5 Top Tips for Handling a Call from a Timeshare Salesman

It is not uncommon to receive offers from companies and businesses over the phone. That said, because a percentage of these offers are made by salespeople employed to ‘cold call’ individuals, it is important to be prepared for such calls. Hence, here are five top tips for doing exactly that put together by the team at TESS Limited.

  1. Do Not Be Afraid to Interrupt

It is a known tactic used by sales people both over the phone and in-store to speak at length and without providing an audience or listener an obvious opportunity to speak or question anything they do not understand or which concerns them.

The point of the technique is both to bamboozle and overwhelm a potential customer or client with information so that they are unable to think clearly and so are more prepared to accept what they are told, and so that they soon forget and cannot retain the often mounting list of questions they have mentally amassed in the hope of being eventually provided an opportunity to raise.

Handling a Call from a Timeshare Salesman

Consequently, the technique is a popular if unethical one used by cold call timeshare sales people.  Therefore, the use of this technique coupled with the fact you have been cold called should get alarm bells ringing in your mind.

Reputable, successful and genuine companies do not rely on aggressive, invasive or unethical sales techniques to sell their products or services; they are successful because their products or services are things which generate a genuine market and which consumers desire. Hence, do not feel unable or that it is impolite to interrupt a caller, especially one who seems unwilling to permit you to do so.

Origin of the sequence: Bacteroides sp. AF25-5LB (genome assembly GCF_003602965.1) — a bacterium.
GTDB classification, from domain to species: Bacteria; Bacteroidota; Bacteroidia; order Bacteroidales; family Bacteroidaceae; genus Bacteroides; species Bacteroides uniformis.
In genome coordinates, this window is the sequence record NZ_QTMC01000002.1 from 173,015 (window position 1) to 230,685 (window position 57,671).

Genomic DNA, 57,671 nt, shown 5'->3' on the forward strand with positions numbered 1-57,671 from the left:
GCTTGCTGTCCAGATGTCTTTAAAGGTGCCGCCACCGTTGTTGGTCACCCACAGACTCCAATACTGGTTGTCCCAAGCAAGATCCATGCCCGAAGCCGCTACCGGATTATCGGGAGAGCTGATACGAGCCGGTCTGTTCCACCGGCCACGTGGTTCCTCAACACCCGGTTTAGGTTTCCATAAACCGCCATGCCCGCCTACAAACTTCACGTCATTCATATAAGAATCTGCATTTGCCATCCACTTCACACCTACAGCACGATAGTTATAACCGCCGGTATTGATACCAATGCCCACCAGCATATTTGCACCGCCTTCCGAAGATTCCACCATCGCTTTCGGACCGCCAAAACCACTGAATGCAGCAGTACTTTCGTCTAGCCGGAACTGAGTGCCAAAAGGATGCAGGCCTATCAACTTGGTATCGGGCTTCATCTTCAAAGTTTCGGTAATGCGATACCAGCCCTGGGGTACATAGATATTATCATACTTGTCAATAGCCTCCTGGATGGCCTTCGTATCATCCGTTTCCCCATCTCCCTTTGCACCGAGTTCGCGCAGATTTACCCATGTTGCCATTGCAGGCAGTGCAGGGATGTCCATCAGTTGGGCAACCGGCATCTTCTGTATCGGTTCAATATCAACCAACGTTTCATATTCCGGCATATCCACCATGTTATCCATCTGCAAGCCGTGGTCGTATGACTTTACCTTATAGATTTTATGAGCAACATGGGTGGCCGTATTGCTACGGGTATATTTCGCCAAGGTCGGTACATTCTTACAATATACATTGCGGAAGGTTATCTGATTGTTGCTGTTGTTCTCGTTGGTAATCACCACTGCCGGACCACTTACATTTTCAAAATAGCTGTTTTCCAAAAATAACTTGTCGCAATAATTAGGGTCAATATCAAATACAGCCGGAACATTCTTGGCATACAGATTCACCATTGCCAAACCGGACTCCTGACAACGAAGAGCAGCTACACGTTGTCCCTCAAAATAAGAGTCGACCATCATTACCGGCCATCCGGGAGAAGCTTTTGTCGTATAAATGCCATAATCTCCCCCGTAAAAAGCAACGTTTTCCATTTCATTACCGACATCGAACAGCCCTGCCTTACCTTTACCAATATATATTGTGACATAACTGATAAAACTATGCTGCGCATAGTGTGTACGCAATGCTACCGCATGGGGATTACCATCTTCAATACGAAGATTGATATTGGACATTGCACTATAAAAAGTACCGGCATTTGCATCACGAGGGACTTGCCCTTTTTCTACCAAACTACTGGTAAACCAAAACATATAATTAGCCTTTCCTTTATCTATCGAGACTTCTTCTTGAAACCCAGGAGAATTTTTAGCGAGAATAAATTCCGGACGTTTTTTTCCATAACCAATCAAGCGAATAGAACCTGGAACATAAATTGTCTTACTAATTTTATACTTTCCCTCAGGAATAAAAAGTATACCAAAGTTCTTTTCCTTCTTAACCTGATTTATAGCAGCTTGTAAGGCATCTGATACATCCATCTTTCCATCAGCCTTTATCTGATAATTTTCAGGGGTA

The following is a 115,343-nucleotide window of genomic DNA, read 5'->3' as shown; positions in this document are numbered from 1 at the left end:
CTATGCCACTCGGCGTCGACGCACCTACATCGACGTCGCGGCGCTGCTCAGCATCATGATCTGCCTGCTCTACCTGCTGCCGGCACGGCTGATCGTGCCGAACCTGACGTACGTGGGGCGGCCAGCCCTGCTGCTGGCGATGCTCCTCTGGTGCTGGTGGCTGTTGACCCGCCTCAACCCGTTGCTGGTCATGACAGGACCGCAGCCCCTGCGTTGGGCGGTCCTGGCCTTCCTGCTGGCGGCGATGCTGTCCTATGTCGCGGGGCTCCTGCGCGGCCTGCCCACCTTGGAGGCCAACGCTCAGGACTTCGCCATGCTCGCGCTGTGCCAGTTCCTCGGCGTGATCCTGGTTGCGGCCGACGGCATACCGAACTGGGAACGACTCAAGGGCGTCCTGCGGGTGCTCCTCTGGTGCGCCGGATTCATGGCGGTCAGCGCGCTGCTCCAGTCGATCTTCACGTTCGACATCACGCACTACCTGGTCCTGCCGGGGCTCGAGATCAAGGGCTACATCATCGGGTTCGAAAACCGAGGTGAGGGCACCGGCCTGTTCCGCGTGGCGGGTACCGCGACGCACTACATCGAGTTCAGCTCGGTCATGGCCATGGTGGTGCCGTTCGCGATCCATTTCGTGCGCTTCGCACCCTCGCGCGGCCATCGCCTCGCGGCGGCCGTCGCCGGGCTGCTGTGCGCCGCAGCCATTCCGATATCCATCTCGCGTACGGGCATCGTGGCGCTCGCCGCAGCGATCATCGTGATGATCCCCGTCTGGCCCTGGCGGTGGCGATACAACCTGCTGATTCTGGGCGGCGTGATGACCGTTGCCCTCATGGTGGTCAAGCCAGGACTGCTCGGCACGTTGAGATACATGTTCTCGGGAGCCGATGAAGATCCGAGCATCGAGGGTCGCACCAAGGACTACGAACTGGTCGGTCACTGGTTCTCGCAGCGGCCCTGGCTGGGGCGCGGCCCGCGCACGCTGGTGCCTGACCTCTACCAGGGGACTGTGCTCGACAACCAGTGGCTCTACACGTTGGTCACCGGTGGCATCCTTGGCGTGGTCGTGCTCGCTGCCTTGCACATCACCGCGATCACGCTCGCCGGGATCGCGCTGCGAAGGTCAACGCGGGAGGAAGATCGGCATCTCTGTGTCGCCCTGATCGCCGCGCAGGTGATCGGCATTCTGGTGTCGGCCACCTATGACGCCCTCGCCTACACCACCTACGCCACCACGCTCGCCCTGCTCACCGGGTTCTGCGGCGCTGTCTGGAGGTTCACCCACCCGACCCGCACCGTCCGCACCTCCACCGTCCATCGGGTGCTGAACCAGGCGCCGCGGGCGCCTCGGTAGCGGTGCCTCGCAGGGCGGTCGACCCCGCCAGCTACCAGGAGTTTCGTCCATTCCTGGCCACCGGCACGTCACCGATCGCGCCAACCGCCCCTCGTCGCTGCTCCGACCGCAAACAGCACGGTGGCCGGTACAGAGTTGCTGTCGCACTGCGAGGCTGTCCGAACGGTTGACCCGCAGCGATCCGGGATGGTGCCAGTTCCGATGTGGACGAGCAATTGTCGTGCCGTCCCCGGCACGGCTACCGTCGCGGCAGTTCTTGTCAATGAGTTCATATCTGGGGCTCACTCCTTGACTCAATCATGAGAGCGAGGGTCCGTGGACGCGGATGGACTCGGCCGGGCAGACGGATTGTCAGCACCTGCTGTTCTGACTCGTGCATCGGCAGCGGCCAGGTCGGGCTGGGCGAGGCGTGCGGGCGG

1. Always Begin by Asking Who is Speaking and on Behalf of What Company

Some cold call salespeople, including timeshare sales people, are reluctant to at least initially divulge this information as often doing so results in the receiver of the call instantly hanging up on them.

Whether it involves having to interrupt a caller or not to do so, if you receive a phone call from a person from whom you were not expecting a call and / or you do not instantly recognise, always begin by asking with whom you are speaking and on behalf of whom or what company that have called you.

  1. If Unsure, Request a Call-back at a Later Date

If you are reluctant to hang up on a cold caller or salesperson for whatever reason, instead it is perfectly reasonable to request that they instead call you back once you have had time to think and research the company on whose behalf they are calling. If, in response to making such a request, you are told this is not possible or that the deal being offered will no longer be available, this is a red flag that the person with whom you are speaking is attempting to pressurise you into buying or buying into something.

Again, techniques which so blatantly involve exploiting the fact a person has been ‘put on the spot’ so to speak work by doing exactly that. Further, pressurising consumers into buying something without affording them the time to actually or fully consider the pros, cons and implications of doing so is unlikely to be a technique used by a person or company with whom you want to do business – or who are offering a genuine deal.

  1. Never Give any Personal Information

Because cold call salespeople are well known to be used by and so synonymous with scammers, con artists and unethical schemes and companies, it is of paramount importance to never divulge any personal information over the phone.

If you are asked for or to confirm any of the following information, however innocent the request may appear, resist the urge to do so:

  1. Your Name.
  2. Your Address.
  3. You Bank Details, or any information relating to any credit, debit, or financial and / or saving accounts you hold.
  4. If in Doubt, Hang Up

Finally, if you receive an unsolicited phone call from anybody and any part of your communication with the person on the other end of the line puts you in doubt or raises your suspicions, the best advice a person can be given is to simply hang up.

Purchasing a timeshare should never feel like taking a gamble. Rather, purchasing a timeshare is an expensive investment and as such requires careful consideration. Hence, those offering to sell timeshares legitimately, will never cold call, pressurise or attempt to exploit you by offering deals that are only available if you commit now.

Muhammad Aamir is an avid learner and online marketing consulting. Including guest blogger, blog posts sailing and link building. Social Profiles: Twitter, Facebook, Google Plus Contact: muhammadaamir2013@gmail.com

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